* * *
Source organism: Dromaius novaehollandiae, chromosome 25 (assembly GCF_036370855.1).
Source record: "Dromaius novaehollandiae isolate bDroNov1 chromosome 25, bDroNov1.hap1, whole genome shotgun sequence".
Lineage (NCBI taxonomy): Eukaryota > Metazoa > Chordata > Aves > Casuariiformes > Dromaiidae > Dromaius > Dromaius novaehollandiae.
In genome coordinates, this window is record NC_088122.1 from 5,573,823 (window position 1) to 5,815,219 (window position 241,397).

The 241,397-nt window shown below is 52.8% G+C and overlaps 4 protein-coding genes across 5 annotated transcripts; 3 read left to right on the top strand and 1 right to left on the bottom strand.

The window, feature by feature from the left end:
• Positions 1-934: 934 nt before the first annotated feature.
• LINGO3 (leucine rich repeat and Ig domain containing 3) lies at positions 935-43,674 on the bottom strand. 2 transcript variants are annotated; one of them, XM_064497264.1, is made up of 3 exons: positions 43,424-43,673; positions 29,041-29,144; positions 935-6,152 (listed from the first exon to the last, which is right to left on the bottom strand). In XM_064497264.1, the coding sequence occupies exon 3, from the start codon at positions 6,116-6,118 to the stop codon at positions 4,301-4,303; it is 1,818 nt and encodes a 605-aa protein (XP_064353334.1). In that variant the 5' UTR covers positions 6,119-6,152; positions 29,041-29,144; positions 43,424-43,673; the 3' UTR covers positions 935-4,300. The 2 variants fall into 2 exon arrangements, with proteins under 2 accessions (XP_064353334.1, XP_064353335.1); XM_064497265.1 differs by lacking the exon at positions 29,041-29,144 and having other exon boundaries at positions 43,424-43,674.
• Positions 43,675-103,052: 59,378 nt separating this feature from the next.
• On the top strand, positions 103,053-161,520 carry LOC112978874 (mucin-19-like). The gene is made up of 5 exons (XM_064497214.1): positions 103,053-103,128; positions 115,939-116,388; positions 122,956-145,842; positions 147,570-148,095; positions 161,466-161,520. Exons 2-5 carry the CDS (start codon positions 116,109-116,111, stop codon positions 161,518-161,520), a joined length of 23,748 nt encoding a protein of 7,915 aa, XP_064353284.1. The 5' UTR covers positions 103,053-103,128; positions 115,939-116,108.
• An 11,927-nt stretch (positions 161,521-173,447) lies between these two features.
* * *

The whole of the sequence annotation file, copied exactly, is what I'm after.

Source organism: Dromaius novaehollandiae, chromosome 25 (assembly GCF_036370855.1).
Source record: "Dromaius novaehollandiae isolate bDroNov1 chromosome 25, bDroNov1.hap1, whole genome shotgun sequence".
Lineage (NCBI taxonomy): Eukaryota > Metazoa > Chordata > Aves > Casuariiformes > Dromaiidae > Dromaius > Dromaius novaehollandiae.
In genome coordinates, this window is record NC_088122.1 from 5,573,823 (window position 1) to 5,815,219 (window position 241,397).

The 241,397-nt window shown below is 52.8% G+C and overlaps 4 protein-coding genes across 5 annotated transcripts; 3 read left to right on the top strand and 1 right to left on the bottom strand.

The window, feature by feature from the left end:
• Positions 1-934: 934 nt before the first annotated feature.
• LINGO3 (leucine rich repeat and Ig domain containing 3) lies at positions 935-43,674 on the bottom strand. 2 transcript variants are annotated; one of them, XM_064497264.1, is made up of 3 exons: positions 43,424-43,673; positions 29,041-29,144; positions 935-6,152 (listed from the first exon to the last, which is right to left on the bottom strand). In XM_064497264.1, the coding sequence occupies exon 3, from the start codon at positions 6,116-6,118 to the stop codon at positions 4,301-4,303; it is 1,818 nt and encodes a 605-aa protein (XP_064353334.1). In that variant the 5' UTR covers positions 6,119-6,152; positions 29,041-29,144; positions 43,424-43,673; the 3' UTR covers positions 935-4,300. The 2 variants fall into 2 exon arrangements, with proteins under 2 accessions (XP_064353334.1, XP_064353335.1); XM_064497265.1 differs by lacking the exon at positions 29,041-29,144 and having other exon boundaries at positions 43,424-43,674.
• Positions 43,675-103,052: 59,378 nt separating this feature from the next.
• On the top strand, positions 103,053-161,520 carry LOC112978874 (mucin-19-like). The gene is made up of 5 exons (XM_064497214.1): positions 103,053-103,128; positions 115,939-116,388; positions 122,956-145,842; positions 147,570-148,095; positions 161,466-161,520. Exons 2-5 carry the CDS (start codon positions 116,109-116,111, stop codon positions 161,518-161,520), a joined length of 23,748 nt encoding a protein of 7,915 aa, XP_064353284.1. The 5' UTR covers positions 103,053-103,128; positions 115,939-116,108.
• An 11,927-nt stretch (positions 161,521-173,447) lies between these two features.